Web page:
How to clean and reuse respirators

This pandemic has led to an immense increase in the stature and popularity of various respirators and masks. A piece of protective equipment that was previously used in construction, healthcare, and sometimes for protection from pollution and different fumes only has now become an essential commodity for everyone. A respirator that was previously used for the aforementioned purposes has now become the leading choice for protection against the notorious COVID-19 disease. Especially the N95 respirator which can give the user 95% protection against harmful airborne particulates like its name implies and also recommended by agencies such as NIOSH and approved by the CDC.

A respirator such as the N95 is considered more reliable than other masks such as the surgical masks because the N95 has a sealed fit and does not allow enough space for fluids, bacteria, and droplets to seep through. It was also the recommended mask for healthcare and other frontlines since they were in direct contact with this illness and needed optimum protection against it-which could only be provided by a mask as efficient as the N95. However, the pandemic has caused a worldwide shortage of this essential item and for a very long time during COVID-19 we saw the government and the people struggling to get their hands on PPE such as the N95.

The shortage made the healthcare workers and people all over the world anxious and when the US government was unable to arrange sufficient PPE for everyone they restricted N95s for healthcare workers only. Furthermore, the US president had also ordered N95 manufacturers such as 3M to stop the export of the particulate respirator to other countries to curb the scarcity. Moreover, the hospitals had also come up with their idea to alleviate this crisis—by reusing N95 masks. Although N95 masks are disposable and can only be used once as the saying “desperate times call for desperate measures” goes, it is quite understandable why this option of last resort was executed.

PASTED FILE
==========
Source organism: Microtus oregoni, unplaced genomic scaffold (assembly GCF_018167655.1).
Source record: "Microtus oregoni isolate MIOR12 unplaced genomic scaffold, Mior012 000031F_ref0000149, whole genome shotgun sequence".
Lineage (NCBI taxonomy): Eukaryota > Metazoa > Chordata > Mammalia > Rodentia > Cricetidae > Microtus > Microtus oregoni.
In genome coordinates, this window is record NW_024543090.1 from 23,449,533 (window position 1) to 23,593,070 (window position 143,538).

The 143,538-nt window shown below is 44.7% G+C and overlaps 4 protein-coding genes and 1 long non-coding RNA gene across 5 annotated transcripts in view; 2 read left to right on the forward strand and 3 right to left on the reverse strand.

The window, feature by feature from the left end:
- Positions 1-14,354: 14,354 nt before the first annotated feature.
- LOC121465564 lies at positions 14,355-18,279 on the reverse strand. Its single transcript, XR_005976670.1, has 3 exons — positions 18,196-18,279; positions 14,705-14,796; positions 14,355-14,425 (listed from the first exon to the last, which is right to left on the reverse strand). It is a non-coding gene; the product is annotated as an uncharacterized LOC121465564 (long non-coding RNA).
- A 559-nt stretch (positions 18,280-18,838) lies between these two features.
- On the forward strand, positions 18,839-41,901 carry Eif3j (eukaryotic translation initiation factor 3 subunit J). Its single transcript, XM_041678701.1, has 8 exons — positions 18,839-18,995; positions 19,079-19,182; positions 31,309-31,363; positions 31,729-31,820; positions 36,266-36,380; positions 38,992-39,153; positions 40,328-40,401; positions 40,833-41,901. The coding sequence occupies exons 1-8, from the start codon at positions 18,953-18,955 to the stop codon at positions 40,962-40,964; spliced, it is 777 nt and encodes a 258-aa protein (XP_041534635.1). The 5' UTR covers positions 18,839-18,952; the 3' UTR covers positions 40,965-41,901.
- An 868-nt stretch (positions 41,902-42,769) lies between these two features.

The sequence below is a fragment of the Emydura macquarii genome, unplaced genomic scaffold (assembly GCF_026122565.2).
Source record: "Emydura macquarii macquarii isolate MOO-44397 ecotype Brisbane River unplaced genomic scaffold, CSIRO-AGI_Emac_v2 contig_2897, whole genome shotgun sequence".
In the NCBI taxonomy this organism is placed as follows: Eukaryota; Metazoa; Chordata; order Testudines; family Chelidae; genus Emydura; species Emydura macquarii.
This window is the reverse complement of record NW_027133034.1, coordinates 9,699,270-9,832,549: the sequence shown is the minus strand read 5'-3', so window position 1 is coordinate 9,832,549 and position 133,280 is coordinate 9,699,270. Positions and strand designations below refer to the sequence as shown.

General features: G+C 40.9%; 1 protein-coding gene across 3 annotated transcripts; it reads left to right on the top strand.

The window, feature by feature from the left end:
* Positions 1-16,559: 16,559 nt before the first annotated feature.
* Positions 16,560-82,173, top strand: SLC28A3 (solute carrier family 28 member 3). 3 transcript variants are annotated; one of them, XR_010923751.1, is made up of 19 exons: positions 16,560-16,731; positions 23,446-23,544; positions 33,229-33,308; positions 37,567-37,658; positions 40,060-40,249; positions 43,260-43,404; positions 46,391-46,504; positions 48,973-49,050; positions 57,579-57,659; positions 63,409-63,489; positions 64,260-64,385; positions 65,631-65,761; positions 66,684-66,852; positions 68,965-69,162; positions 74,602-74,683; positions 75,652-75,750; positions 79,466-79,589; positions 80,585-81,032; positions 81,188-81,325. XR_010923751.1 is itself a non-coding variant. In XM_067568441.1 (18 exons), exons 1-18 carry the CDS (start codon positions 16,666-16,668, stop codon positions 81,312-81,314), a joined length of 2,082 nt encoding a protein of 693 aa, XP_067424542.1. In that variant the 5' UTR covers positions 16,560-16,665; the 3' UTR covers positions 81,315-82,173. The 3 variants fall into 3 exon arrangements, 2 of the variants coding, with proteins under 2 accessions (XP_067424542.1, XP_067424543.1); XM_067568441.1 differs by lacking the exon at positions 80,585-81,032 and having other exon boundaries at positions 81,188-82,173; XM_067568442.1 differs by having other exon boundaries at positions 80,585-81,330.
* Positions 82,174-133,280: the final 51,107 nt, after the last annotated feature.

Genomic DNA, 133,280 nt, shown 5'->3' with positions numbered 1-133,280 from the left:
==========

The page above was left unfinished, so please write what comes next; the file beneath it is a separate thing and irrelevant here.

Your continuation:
The number of cases in America and over the globe was increasing very rapidly and the death rate by the virus was also increasing. The situation was extremely alarming and the lack of PPE was also a major contributing factor in this crisis. The N95 manufacturers were struggling to speed up their production and to keep up with the high demand for this product in the market worldwide and thus, many healthcare workers were deprived of their rightful N95 masks. The reuse strategy was a smart decision but not a permanent solution to this problem and dangerous well.

While many scientists have come up with possible viable methods of cleaning N95s in order to reuse them there remain a large portion of them who do not support the reuse strategy stating that if an N95 is sterilized even once, it becomes futile. The sterilization damages the material of the mask rendering it useless. One cannot give a guaranteed deduction about any of these views, but since the current circumstances could benefit from the reuse strategy, it could be pondered upon. The risk involved may be a problem but at the end of the day, an old N95 mask is better than no N95 mask at all.

Cleaning a full-mask respirator

Before proceeding with the cleaning, remember to take out the cartridge or filter attached to these respirators. This cleaning method can be used for any full-mask respirator. After setting the cartridge or filter aside, use a respirator cleaning wipe or put the respirator in a warm cleaning solution and scrub it. Choose a cleaning solution that will be suitable for the respirator and will not cause damage in any way.

Cleaning a particulate respirator

Although it is not recommended to clean disposable masks that hasn’t stopped people from trying out a different method for its reuse. While many people opt for sterilizers, disinfectants, and what-not to clean an N95 mask, the best method per our research is the rotation method. This method saves you from the danger of using a cleaning liquid or any other thing of that sort on your N95 mask and damaging it because it simply requires you to leave you N5 hanging in an isolated place for a week.

According to the rotation method, a person shall buy 6 N95 respirators and after using each piece he should hang it in an isolated area for a week and wear the next mask the other day. When you leave your mask unused for a week it gives enough time to the bacteria and viruses to evaporate from the masks making it suitable to be used again. While there is also another method but there isn’t any proof of how viable they are and could damage your respirator so this method is much better comparatively. It won’t damage your respirator and also has a good enough chance of working.

Conclusion

Reusing a disposable respirator is quite dangerous and should only be done under extreme circumstances. Where-as reusable respirators can be cleaned every day as they are not made of fabric material and aren’t disposable. There are different ways to clean both these respirators, although one should be extremely careful when cleaning an N95 particulate respirator and also with the method one has chosen because it could also severely damage the N95. The rotation method is the most recommendable one for the cleaning of N95.

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